Filmmaker Peter Berg and star Mark Wahlberg have made a good team. Their previous three collaborations have resulted in two great movies (“Lone Survivor” and “Patriots Day“), along with one good one (“Deepwater Horizon“). That’s a rock solid win streak. Well, that streak comes to an end with “Mile 22,” a generic action flick in every way. Going from dramatic retellings of heroic events to fictional shoot em up, Berg and Wahlberg seem on autopilot. With spasmodic cinematography, a mean streak, bland characterization, and atrocious editing, you’d be right to expect more. After spending much of the last half decade building up some critical credibility and goodwill, this puts Berg right back towards his “Battleship” days. We deserved more from all involved here.
“Mile 22” has some cheap thrills going in its favor. In particular, any action scene that has Iko Uwais doing his trademark fight choreography. Then, there’s occasional witty remarks from the cast. When Wahlberg’s character name drops Steve Bannon, you’ll chuckle. The same goes for a darkly comedic moment involving a drone strike. These moments are too few and far between, though. Too often, the movie is bleak, bloody, and mean spirited. Berg had gotten pretty good recently at trying to make you cry. Here, he seems to be going in the opposite direction.
The film drops us right into a mission in progress for the elite team we’ll be following. Led by James Silva (Wahlberg), the tactical command unit is a top secret wing of the special forces. When the government needs something done off the books, Silva and his operatives are who get the call. With surgical precision, they take out a group of Russian intelligence officers on American soil, though as Silva explains in sequences inserted from time to time, they killed the wrong person. They just didn’t know it at the time.
Months later, Alice Kerr (Lauren Cohan) is working on an informant who has information about a potential terrorist attack. The asset is a cop named Li Noor (Uwais), and when he walks into the American embassy in Indonesia, the clock begins ticking on getting him to safety. You see, he has the information on an encrypted hard drive, which he’ll only decrypt once he’s sent to America. So, Silva and company get to work.
Now activated, the team, which includes Bishop (John Malkovich) and M.I.T. (Emily Skeggs) back at home base, as well as Sam Snow (Ronda Rousey) on the ground, aims to keep Noor protected. Obviously, a lot of folks want the man dead, so with their mission almost immediately compromised, Silva has to try and keep him alive. Insert a ton of action sequences, building up to a twist ending that sets up a potential sequel. Sadly, the twist is easy to see coming, and the sequel is not one that you’ll particularly want to see.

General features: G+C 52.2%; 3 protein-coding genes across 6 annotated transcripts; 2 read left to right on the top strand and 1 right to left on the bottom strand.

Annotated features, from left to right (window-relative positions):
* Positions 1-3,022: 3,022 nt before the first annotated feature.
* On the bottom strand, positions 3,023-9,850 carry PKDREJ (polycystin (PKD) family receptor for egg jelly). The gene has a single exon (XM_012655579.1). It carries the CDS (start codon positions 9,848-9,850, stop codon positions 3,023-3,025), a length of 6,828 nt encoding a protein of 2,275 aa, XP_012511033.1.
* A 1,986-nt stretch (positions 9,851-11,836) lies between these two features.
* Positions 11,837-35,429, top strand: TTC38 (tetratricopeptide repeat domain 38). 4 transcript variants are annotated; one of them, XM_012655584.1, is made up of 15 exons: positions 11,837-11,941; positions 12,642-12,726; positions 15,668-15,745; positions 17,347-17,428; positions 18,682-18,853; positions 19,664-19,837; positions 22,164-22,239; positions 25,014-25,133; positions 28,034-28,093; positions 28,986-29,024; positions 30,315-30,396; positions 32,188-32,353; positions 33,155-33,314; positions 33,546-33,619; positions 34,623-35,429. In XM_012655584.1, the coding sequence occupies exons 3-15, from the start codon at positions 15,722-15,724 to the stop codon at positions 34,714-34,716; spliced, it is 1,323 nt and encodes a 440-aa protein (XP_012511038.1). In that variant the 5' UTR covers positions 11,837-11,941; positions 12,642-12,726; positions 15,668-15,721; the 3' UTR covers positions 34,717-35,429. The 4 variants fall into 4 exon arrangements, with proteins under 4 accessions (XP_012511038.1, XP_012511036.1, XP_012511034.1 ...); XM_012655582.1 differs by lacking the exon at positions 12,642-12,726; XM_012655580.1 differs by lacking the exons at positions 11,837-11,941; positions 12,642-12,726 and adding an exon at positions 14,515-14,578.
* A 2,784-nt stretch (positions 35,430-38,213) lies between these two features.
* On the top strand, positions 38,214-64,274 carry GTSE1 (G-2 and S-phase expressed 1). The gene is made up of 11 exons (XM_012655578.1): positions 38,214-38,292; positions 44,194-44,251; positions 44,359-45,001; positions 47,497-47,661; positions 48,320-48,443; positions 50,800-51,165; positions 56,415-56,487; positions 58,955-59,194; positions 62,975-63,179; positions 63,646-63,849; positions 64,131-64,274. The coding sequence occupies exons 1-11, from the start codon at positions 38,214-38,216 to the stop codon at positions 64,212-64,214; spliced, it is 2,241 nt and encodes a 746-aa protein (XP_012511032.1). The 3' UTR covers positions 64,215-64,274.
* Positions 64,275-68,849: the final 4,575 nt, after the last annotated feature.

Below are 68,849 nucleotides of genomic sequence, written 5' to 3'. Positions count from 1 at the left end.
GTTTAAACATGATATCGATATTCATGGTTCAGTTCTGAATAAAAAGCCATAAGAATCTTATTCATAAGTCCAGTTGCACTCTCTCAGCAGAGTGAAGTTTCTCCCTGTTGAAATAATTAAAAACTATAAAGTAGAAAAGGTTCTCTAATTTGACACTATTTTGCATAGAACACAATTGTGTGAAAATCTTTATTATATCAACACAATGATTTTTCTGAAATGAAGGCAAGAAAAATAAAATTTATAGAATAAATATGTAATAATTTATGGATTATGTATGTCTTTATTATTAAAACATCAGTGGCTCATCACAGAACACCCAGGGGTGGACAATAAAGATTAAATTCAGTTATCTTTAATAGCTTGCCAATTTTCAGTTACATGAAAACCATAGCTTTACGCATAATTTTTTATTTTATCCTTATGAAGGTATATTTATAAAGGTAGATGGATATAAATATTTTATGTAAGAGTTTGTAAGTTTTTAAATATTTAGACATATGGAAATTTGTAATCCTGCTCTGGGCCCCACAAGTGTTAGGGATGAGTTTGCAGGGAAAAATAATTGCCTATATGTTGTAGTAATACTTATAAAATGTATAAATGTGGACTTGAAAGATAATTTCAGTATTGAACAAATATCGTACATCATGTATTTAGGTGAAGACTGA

This is one of the more generic action heroes that Mark Wahlberg has ever portrayed. Despite some attempts at personality quirks, he’s just a guy with a big gun who can’t be killed. Instead of being along the lines of his prior Berg collaborations, it feels more like his forgettable work. Think closer to “2 Guns” or “Contraband” than “Deepwater Horizon,” “Lone Survivor,” or “Patriots Day.” He’s set up to be this perfect soldier of sorts, but even that is under developed. It’s just half baked characterization all around. Wahlberg is left on an island to just shoot guns and periodically crack wise.
As poorly served as Wahlberg is, the supporting players draw even shorter straws. “Mile 22” wants you to be invested in the team, but it doesn’t invest much in them. Lauren Cohan gets a divorce subplot that goes nowhere, while the likes of John Malkovich and Rhonda Rousey have no personality whatsoever. Uwais is on hand to be a badass, and does that well, but hints about his family and what happened to them don’t pay off at all. Wasting him is a cinematic crime. In addition to the aforementioned Emily Skeggs, the cast also includes Carlo Alban, Terry Kinney, and more. Wahlberg is the star though, so it’s a shame that he’s so underserved.
Peter Berg puts forth his least inspired direction in some time here. “Mile 22” shows very little of the touch he displayed in “Patriots Day,” for example. The cinematography by Jacques Jouffret is overly shaky, with quick cut upon quick cut making it hard to tell what’s going on. That’s particularly egregious when Uwais is doing his thing. Berg’s direction is more interested in violence and tricking you into thinking there’s intensity than actually developing any. Frankly, if you could see what was happening half of the time, that would have gone a long way. Instead, it’s often indecipherable.
The script from Lea Carpenter and Graham Roland thinks that it’s better than it is. Take for example, the intercutting of Wahlberg being interviewed about what went wrong on the mission. Its only purpose is for, in the final moments, to set up a second installment, so the rest of it is monologuing nonsense. That’s true for much of Malkovich’s operative too. He spends way too much time telling veteran team members the basics of what they’re doing. Whenever this happens, our interest wanes.
The thing about “Mile 22” is that there was potential in Berg and Wahlberg tackling something original. This could have been a gritty and visceral action flick. Instead, it’s just a higher budgeted and gorier version of what we see play on TNT and USA all the time. If you’ve been hoping that the pair would be the next great actor/filmmaker team, this should give you pause. “Mile 22” just can’t go the distance.